by Liberty Stembridge, Lifestyle Columnist
Published in Lifestyle on 19th November, 2018
Got big dreams to travel the world, explore undiscovered places, be involved in other people's most important days? Or maybe you just want to work as and when you want, exploring your creativity as you go? There are so many different reasons to become a freelance photographer, but the challenge can seem daunting at first, so in this guide we'll run you through the basic steps to becoming a freelance photographer.
Many people have dreams of becoming a photographer or artist of some sort, but are never sure if it's worth it, or if they'll even be able to. If you're reading this, you might already be a photographer, and considering a career switch to working for yourself. Freelancing isn't easy, but the rewards can be substantial. The ability to decide when and where you work, never having to answer to a "boss" and having greater control over your cash flow are all enticing incentives. Ultimately however, you will need a love for and genuine skill in photography to enjoy being a freelance photographer. As with any freelancing career, there will be many occasions where you will fail miserably, or make less money than you thought you would. These setbacks can sometimes be quite severe, and without the stability of regular work to turn to, it is your passion and determination to succeed that will see you through.
There are many freelance photographers who travel the world with their work, photographing weddings or pets or producing work for magazines, and there are still more who are content to stay where they are and work locally. The flexibility and freedom of a freelancing career is liberating. Whether you are considering freelancing photography as a new career or as a new spin on an existing one, know that there is no one way to pursue a freelance career - you have to make it up as you go along.
First things first: education. If you're already a professional photographer, you'll be able to skip most of this section. If photography is something you find fun, but isn't necessarily a profession for you just yet, you'll need to get educated. Luckily, since the dawn of the internet, this has become increasingly easier and more accessible. No longer do you have to go to college for years or find an experienced photographer to teach you the ropes: it's all available online. All you need to know is where to look.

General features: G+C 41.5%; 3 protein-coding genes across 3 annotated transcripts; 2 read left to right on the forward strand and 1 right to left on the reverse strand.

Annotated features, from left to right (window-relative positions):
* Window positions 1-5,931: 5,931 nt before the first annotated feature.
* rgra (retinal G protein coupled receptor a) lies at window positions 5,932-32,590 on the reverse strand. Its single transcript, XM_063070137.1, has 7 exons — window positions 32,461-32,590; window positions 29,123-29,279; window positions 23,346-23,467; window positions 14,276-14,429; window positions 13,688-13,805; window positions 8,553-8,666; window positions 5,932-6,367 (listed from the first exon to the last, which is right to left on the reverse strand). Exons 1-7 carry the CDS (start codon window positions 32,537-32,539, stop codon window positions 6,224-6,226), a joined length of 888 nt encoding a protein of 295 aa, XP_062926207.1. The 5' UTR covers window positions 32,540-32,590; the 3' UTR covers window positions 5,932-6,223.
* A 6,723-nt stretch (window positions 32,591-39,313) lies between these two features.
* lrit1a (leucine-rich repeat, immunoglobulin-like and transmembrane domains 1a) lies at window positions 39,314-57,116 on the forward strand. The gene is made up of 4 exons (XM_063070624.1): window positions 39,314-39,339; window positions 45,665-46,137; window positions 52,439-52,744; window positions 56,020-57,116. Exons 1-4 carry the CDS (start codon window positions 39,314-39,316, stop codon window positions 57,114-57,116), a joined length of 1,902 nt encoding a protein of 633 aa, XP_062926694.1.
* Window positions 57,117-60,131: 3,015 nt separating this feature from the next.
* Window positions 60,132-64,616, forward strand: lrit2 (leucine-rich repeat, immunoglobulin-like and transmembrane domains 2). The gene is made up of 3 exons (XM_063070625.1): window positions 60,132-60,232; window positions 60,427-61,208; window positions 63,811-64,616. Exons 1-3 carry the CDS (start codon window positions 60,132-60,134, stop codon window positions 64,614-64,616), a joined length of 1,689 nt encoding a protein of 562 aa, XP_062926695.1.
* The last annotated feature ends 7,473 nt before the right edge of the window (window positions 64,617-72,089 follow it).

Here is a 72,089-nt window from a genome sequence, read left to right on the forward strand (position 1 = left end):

You might want to pay for a short course at a bricks-and-mortar institution - this way, you'll be able to access teachers directly, get feedback and interact with other students. You may also find it easier to stay motivated and concentrated on your goal of becoming a freelance photographer if you're studying with a group of other people who have similar goals.
If you're looking to save as much money as possible however, there is a cheaper way to go about it, it might just take a bit more trial and error. Online education platforms such as Skillshare have been popping up all over the internet in the last few years, and they are choc-a-bloc full of professional photographers giving you their best advice. If you can, try to create a curriculum of sorts to give yourself an outline of what you need to learn, and then get cracking watching as many videos and online tutorials as possible, and implementing what you've learnt as you go. Eventually, you will get there.
You can be a good photographer with almost any smartphone camera these days, but there's no denying that a decent camera setup and proper equipment lends you a certain air of professionalism that is important when working for clients. It doesn't have to be expensive straight away, you can build up your collection of photo equipment as you progress. You may already have a huge stash of lenses and various different stabilisation devices, and in which case, you're probably good to go. If you're just starting out however, getting yourself a decent DSLR camera, and some basic equipment such as a tripod, stabiliser etc can go a long way.
In order to breakthrough as a photographer in a fairly saturated market, you'll need to find a way to make yourself stand out. Creating a personal brand and marketing yourself well is vital for attracting clients. It doesn't have to take long or cost a lot either. Almost every photographer should have an Instagram account to showcase your work, which will often be the first place clients look to learn more about you - so make sure it looks good. A well-thought out theme and decent photo's will tell any potential clients that you mean business right from the get-go.
You'll also most likely need a website too, as this is where you can put contact information, pricing and more in-depth examples of your work to show potential customers what you're really capable of. With services like squarespace, you can easily set up a professional looking website in a matter of minutes.
Your portfolio is the bread and butter of your freelancing career. It is your primary selling point and ultimately, is what the client will use to decide whether you are a good fit for them. It's not always easy to build up a professional portfolio straight away if you've never worked as a freelancer before. Sure, you can include pictures you've taken, but what clients really want to see is previous paid work you've produced, not the amazing shot of a mountain you got while on holiday (although that can still be included).
To do this, you may have to start offering up your services to local businesses and charities. Many small shops or charities would love the chance to get some professional photos taken, and if you offer your services for free, or very cheap, you're likely to get a response back. You can then treat these projects as you would a normal client, and showcase your incredible skills on your portfolio.